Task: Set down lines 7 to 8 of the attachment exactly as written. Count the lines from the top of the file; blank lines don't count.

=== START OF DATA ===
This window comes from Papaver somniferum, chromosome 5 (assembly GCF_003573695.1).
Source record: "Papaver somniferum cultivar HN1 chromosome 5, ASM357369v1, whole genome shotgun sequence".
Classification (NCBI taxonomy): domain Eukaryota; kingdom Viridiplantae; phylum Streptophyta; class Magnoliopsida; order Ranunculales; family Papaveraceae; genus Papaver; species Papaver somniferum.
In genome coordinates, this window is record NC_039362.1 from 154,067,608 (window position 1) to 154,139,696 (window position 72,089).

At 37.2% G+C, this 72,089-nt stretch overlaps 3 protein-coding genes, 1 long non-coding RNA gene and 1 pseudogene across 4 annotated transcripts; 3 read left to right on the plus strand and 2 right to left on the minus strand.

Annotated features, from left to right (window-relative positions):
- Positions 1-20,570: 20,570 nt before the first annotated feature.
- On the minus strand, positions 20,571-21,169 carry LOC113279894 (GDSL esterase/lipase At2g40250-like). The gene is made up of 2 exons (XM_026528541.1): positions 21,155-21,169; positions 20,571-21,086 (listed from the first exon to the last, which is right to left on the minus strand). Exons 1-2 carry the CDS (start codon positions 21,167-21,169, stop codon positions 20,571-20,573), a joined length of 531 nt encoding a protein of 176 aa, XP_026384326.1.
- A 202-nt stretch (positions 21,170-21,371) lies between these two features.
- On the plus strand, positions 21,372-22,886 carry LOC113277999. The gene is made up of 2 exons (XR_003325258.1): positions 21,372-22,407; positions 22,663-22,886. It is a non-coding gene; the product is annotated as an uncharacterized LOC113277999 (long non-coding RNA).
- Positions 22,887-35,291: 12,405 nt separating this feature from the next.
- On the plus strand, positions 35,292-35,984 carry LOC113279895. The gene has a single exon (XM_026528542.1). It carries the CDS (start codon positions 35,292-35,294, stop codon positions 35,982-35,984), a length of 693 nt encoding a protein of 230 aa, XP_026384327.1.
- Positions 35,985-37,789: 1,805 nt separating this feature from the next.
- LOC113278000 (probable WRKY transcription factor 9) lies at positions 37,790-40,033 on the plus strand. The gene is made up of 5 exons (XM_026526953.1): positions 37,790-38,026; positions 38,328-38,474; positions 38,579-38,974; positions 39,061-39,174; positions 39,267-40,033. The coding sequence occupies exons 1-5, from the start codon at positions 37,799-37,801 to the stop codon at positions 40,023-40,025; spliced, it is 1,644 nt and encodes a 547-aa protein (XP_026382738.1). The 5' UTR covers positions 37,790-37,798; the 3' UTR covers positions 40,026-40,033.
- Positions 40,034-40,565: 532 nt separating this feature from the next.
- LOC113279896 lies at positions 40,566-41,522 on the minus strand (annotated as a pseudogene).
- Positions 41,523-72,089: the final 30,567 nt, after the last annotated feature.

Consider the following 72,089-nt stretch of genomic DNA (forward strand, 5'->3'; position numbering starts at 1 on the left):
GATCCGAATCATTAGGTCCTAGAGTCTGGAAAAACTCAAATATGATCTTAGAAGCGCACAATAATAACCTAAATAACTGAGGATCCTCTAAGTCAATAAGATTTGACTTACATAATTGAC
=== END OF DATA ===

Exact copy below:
- Positions 1-20,570: 20,570 nt before the first annotated feature.
- On the minus strand, positions 20,571-21,169 carry LOC113279894 (GDSL esterase/lipase At2g40250-like). The gene is made up of 2 exons (XM_026528541.1): positions 21,155-21,169; positions 20,571-21,086 (listed from the first exon to the last, which is right to left on the minus strand). Exons 1-2 carry the CDS (start codon positions 21,167-21,169, stop codon positions 20,571-20,573), a joined length of 531 nt encoding a protein of 176 aa, XP_026384326.1.